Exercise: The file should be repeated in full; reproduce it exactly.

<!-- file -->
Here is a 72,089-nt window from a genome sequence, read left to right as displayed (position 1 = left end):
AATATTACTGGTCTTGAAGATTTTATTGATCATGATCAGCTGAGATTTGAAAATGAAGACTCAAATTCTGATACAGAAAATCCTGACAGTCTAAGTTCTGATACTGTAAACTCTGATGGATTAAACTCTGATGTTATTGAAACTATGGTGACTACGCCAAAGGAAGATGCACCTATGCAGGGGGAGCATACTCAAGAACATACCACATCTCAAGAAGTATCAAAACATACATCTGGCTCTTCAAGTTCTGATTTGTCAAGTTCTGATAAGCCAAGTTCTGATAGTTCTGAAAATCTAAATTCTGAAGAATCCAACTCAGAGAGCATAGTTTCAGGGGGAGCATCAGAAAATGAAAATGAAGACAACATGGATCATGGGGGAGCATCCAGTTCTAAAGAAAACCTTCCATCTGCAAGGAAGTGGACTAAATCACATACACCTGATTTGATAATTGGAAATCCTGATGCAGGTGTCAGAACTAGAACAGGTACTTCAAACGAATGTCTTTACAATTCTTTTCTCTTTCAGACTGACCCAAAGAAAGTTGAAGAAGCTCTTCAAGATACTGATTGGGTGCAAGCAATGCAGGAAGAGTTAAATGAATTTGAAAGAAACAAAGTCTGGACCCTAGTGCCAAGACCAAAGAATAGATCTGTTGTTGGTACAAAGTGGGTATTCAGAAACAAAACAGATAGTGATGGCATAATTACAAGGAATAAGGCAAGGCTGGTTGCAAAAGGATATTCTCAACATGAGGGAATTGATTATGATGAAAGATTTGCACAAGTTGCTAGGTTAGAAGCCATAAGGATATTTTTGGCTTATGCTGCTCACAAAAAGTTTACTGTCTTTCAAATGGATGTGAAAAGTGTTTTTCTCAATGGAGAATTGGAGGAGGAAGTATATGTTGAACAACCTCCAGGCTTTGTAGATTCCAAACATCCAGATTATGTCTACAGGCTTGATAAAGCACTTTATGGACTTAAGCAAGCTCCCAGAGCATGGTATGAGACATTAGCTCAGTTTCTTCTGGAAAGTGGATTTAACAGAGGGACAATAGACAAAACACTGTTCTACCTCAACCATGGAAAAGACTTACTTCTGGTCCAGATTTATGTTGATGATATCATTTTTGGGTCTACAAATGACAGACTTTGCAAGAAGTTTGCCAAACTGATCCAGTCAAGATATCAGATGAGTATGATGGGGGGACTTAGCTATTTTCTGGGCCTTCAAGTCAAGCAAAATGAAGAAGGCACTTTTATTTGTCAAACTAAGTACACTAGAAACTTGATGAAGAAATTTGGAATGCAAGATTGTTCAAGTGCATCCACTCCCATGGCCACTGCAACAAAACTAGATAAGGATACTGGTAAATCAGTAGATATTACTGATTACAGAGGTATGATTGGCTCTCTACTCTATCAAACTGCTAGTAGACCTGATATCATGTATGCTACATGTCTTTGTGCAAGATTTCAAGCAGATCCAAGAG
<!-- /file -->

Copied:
Here is a 72,089-nt window from a genome sequence, read left to right as displayed (position 1 = left end):
AATATTACTGGTCTTGAAGATTTTATTGATCATGATCAGCTGAGATTTGAAAATGAAGACTCAAATTCTGATACAGAAAATCCTGACAGTCTAAGTTCTGATACTGTAAACTCTGATGGATTAAACTCTGATGTTATTGAAACTATGGTGACTACGCCAAAGGAAGATGCACCTATGCAGGGGGAGCATACTCAAGAACATACCACATCTCAAGAAGTATCAAAACATACATCTGGCTCTTCAAGTTCTGATTTGTCAAGTTCTGATAAGCCAAGTTCTGATAGTTCTGAAAATCTAAATTCTGAAGAATCCAACTCAGAGAGCATAGTTTCAGGGGGAGCATCAGAAAATGAAAATGAAGACAACATGGATCATGGGGGAGCATCCAGTTCTAAAGAAAACCTTCCATCTGCAAGGAAGTGGACTAAATCACATACACCTGATTTGATAATTGGAAATCCTGATGCAGGTGTCAGAACTAGAACAGGTACTTCAAACGAATGTCTTTACAATTCTTTTCTCTTTCAGACTGACCCAAAGAAAGTTGAAGAAGCTCTTCAAGATACTGATTGGGTGCAAGCAATGCAGGAAGAGTTAAATGAATTTGAAAGAAACAAAGTCTGGACCCTAGTGCCAAGACCAAAGAATAGATCTGTTGTTGGTACAAAGTGGGTATTCAGAAACAAAACAGATAGTGATGGCATAATTACAAGGAATAAGGCAAGGCTGGTTGCAAAAGGATATTCTCAACATGAGGGAATTGATTATGATGAAAGATTTGCACAAGTTGCTAGGTTAGAAGCCATAAGGATATTTTTGGCTTATGCTGCTCACAAAAAGTTTACTGTCTTTCAAATGGATGTGAAAAGTGTTTTTCTCAATGGAGAATTGGAGGAGGAAGTATATGTTGAACAACCTCCAGGCTTTGTAGATTCCAAACATCCAGATTATGTCTACAGGCTTGATAAAGCACTTTATGGACTTAAGCAAGCTCCCAGAGCATGGTATGAGACATTAGCTCAGTTTCTTCTGGAAAGTGGATTTAACAGAGGGACAATAGACAAAACACTGTTCTACCTCAACCATGGAAAAGACTTACTTCTGGTCCAGATTTATGTTGATGATATCATTTTTGGGTCTACAAATGACAGACTTTGCAAGAAGTTTGCCAAACTGATCCAGTCAAGATATCAGATGAGTATGATGGGGGGACTTAGCTATTTTCTGGGCCTTCAAGTCAAGCAAAATGAAGAAGGCACTTTTATTTGTCAAACTAAGTACACTAGAAACTTGATGAAGAAATTTGGAATGCAAGATTGTTCAAGTGCATCCACTCCCATGGCCACTGCAACAAAACTAGATAAGGATACTGGTAAATCAGTAGATATTACTGATTACAGAGGTATGATTGGCTCTCTACTCTATCAAACTGCTAGTAGACCTGATATCATGTATGCTACATGTCTTTGTGCAAGATTTCAAGCAGATCCAAGAG